By John Richardson
Temporary factors might be behind the weakness in China’s polyethylene (PE) market that has been highlighted by our colleagues at ICIS pricing. Last week, pricing in China was either flat or declined on bearish sentiment (see the above chart).
One temporary factor could be the traditional post-Lunar New Years shortage of workers in China’s manufacturing heartland.
As was the case last year, many thousands of workers are choosing not to return from their family homes in the countryside because of better job prospects back home and rising costs in China’s southern and eastern coastal provinces. Tight blue collar labour markets, the result of China’s one-child policy, are also enabling workers to be a lot more selective over wages and working conditions.
But a source with one global PE produced said that after each New Year break, it was getting harder and harder for his customers to find enough workers to get their operations going again.
“Average operating rates at the converters that we have surveyed are lower than at the same point in time after the 2013 New Year break,” he added.
A question which, therefore, needs to be asked is: To what extent are these labour shortages a long-term issue? If more and more people are each year choosing to remain in their family homes, then logically the total supply of migrant workers is on the way down.
This article, from China’s government-run Xinhua wire service, which appeared on 11 February, provides some statistical weight to above argument.
It says that:
- Labourers in Chongqing who chose to work in the city outnumbered those working outside the municipality for the first time in 2011 – and in early 2013, the difference exceeded one million.
- In the central province of Henan, a staggering 3.86 million more people chose to work in the province rather than relocate in 2013.
- The number of migrant workers in central and western regions grew more quickly than that in the east in 2012.
- Also in 2012, the proportion of migrant labourers in the Yangtze River Delta and Pearl River Delta fell by 0.5 and 0.3 percentage points respectively.
“Some of my customers have chosen to quit China for Vietnam because they are both struggling to find enough workers and afford much-higher salary and benefit packages,” said a source with a second PE producer.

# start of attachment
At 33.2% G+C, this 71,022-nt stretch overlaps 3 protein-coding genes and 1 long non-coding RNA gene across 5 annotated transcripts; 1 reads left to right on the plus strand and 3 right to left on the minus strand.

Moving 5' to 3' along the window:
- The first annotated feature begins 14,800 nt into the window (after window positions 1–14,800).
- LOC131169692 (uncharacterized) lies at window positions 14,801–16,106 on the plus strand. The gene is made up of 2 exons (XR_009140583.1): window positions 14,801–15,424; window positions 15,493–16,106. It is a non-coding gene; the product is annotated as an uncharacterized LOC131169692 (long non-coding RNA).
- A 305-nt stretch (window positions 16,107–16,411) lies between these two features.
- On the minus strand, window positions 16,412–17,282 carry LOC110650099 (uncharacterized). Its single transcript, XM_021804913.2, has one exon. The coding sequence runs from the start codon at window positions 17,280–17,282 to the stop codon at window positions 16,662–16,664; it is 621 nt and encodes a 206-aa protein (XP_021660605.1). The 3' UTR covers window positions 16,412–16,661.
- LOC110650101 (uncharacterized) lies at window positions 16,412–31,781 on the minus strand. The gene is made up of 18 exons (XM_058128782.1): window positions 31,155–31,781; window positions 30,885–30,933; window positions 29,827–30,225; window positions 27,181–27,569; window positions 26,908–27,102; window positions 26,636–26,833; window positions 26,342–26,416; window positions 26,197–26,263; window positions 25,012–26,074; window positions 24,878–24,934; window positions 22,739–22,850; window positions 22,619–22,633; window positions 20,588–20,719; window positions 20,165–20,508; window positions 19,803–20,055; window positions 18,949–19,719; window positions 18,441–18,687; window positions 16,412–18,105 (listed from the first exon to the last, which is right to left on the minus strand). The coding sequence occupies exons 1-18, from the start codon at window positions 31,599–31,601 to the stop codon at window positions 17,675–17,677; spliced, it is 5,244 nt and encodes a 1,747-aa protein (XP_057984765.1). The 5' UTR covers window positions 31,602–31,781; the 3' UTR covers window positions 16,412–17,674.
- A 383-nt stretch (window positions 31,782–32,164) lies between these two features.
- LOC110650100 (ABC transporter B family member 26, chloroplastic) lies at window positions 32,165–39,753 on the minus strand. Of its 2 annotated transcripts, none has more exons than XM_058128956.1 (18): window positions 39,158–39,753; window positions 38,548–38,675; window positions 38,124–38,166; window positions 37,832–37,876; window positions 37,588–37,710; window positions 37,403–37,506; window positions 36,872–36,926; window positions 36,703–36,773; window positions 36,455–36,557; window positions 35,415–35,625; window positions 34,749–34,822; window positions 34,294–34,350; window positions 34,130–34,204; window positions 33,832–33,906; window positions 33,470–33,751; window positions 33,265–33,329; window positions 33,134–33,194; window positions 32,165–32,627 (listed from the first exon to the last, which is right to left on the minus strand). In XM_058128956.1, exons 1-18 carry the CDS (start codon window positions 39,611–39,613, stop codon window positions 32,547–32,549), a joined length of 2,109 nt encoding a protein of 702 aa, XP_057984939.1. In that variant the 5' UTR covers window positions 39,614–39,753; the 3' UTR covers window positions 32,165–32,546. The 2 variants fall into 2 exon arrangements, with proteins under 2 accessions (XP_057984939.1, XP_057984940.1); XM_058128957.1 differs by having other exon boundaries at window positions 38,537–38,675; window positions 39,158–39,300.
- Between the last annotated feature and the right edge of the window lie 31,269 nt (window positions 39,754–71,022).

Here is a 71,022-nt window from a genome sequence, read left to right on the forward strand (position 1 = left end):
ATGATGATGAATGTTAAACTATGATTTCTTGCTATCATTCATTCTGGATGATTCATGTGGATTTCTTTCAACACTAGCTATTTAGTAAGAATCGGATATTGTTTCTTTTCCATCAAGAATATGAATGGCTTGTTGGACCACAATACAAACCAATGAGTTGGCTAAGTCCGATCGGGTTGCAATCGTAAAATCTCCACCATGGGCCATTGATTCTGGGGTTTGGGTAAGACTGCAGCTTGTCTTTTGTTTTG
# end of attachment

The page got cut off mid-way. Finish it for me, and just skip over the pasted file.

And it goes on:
Then there are, of course, the now increasingly well-documented concerns that China’s economy is slowing down as a result of the government’s determined efforts to rebalance the economy. We warned that this might happen late last year – and at that point flagged up that a key issue in 2014 would be credit availability.
“Some of my customers are struggling to open letters of credit (LCs). I am also hearing that Japanese traders are being much more careful about who they supply LCs to because of the increased risk of corporate failure,” added the source with the first PE producer.
And it is easy to find plenty of economic data pointing in the wrong direction.
“From falling power consumption to record-low steel prices, a clutch of indicators show sluggish investment and domestic demand are weighing on China’s $9.4 trillion economy, a worrying sign for some economists who are cutting their GDP forecasts for 2014 – which is unusual so early in the year,” wrote Reuters in this 17 February article.
“Just last week, steel prices slumped to a record low of 3,380 Yuan a tonne and iron ore prices dropped to a seven-month trough. Cement prices hit a two-month low of 350 Yuan a tonne in January, according to China Construction Bank.
“Analysts think much of the drop in demand is the result of provincial and local governments, who having chalked up at least $3 trillion in debt, meeting stricter orders from Beijing to cut graft and frivolous investment, including building flashy offices for themselves.”
But this might all be temporary again. The default position of many economists and financial analysts quoted in Bloomberg, Reuters etc is that Beijing will “blink”. They think that stimulus will be increased in order to achieve 2014 GDP growth of at least 7%.
But what happens to this China base case – which is also shared by some polyolefin producers – if Beijing doesn’t blink?